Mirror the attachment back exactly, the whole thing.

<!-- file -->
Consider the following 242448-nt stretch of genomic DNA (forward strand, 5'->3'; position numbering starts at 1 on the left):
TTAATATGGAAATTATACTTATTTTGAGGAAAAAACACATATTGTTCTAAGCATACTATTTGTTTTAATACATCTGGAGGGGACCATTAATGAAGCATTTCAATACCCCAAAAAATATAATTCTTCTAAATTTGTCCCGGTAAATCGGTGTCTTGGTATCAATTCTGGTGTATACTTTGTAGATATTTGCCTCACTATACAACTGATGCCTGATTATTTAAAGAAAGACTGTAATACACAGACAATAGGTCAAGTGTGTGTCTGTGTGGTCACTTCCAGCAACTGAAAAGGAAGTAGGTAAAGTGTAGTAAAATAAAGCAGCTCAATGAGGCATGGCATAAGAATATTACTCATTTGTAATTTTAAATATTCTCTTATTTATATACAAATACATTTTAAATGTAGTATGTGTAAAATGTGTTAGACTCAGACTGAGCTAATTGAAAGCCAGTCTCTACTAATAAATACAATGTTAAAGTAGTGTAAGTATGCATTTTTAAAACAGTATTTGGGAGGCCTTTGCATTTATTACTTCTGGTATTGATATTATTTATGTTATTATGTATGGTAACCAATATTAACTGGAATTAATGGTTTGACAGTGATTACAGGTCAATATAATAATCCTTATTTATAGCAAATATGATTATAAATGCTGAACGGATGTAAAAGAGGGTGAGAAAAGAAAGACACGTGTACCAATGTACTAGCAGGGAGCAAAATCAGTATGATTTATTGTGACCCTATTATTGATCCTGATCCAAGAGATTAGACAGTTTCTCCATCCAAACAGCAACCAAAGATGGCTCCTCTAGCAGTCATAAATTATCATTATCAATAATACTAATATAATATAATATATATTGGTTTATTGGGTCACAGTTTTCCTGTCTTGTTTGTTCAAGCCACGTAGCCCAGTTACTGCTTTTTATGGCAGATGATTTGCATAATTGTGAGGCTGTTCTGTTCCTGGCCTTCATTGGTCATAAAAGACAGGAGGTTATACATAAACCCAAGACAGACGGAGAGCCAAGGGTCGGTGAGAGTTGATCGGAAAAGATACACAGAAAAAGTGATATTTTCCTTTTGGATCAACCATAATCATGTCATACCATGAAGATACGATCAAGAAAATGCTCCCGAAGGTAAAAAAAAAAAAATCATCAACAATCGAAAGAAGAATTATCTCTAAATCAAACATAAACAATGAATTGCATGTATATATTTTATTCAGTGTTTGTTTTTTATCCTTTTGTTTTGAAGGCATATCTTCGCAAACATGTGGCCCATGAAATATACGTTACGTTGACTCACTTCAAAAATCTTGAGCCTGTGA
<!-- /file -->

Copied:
Consider the following 242448-nt stretch of genomic DNA (forward strand, 5'->3'; position numbering starts at 1 on the left):
TTAATATGGAAATTATACTTATTTTGAGGAAAAAACACATATTGTTCTAAGCATACTATTTGTTTTAATACATCTGGAGGGGACCATTAATGAAGCATTTCAATACCCCAAAAAATATAATTCTTCTAAATTTGTCCCGGTAAATCGGTGTCTTGGTATCAATTCTGGTGTATACTTTGTAGATATTTGCCTCACTATACAACTGATGCCTGATTATTTAAAGAAAGACTGTAATACACAGACAATAGGTCAAGTGTGTGTCTGTGTGGTCACTTCCAGCAACTGAAAAGGAAGTAGGTAAAGTGTAGTAAAATAAAGCAGCTCAATGAGGCATGGCATAAGAATATTACTCATTTGTAATTTTAAATATTCTCTTATTTATATACAAATACATTTTAAATGTAGTATGTGTAAAATGTGTTAGACTCAGACTGAGCTAATTGAAAGCCAGTCTCTACTAATAAATACAATGTTAAAGTAGTGTAAGTATGCATTTTTAAAACAGTATTTGGGAGGCCTTTGCATTTATTACTTCTGGTATTGATATTATTTATGTTATTATGTATGGTAACCAATATTAACTGGAATTAATGGTTTGACAGTGATTACAGGTCAATATAATAATCCTTATTTATAGCAAATATGATTATAAATGCTGAACGGATGTAAAAGAGGGTGAGAAAAGAAAGACACGTGTACCAATGTACTAGCAGGGAGCAAAATCAGTATGATTTATTGTGACCCTATTATTGATCCTGATCCAAGAGATTAGACAGTTTCTCCATCCAAACAGCAACCAAAGATGGCTCCTCTAGCAGTCATAAATTATCATTATCAATAATACTAATATAATATAATATATATTGGTTTATTGGGTCACAGTTTTCCTGTCTTGTTTGTTCAAGCCACGTAGCCCAGTTACTGCTTTTTATGGCAGATGATTTGCATAATTGTGAGGCTGTTCTGTTCCTGGCCTTCATTGGTCATAAAAGACAGGAGGTTATACATAAACCCAAGACAGACGGAGAGCCAAGGGTCGGTGAGAGTTGATCGGAAAAGATACACAGAAAAAGTGATATTTTCCTTTTGGATCAACCATAATCATGTCATACCATGAAGATACGATCAAGAAAATGCTCCCGAAGGTAAAAAAAAAAAAATCATCAACAATCGAAAGAAGAATTATCTCTAAATCAAACATAAACAATGAATTGCATGTATATATTTTATTCAGTGTTTGTTTTTTATCCTTTTGTTTTGAAGGCATATCTTCGCAAACATGTGGCCCATGAAATATACGTTACGTTGACTCACTTCAAAAATCTTGAGCCTGTGA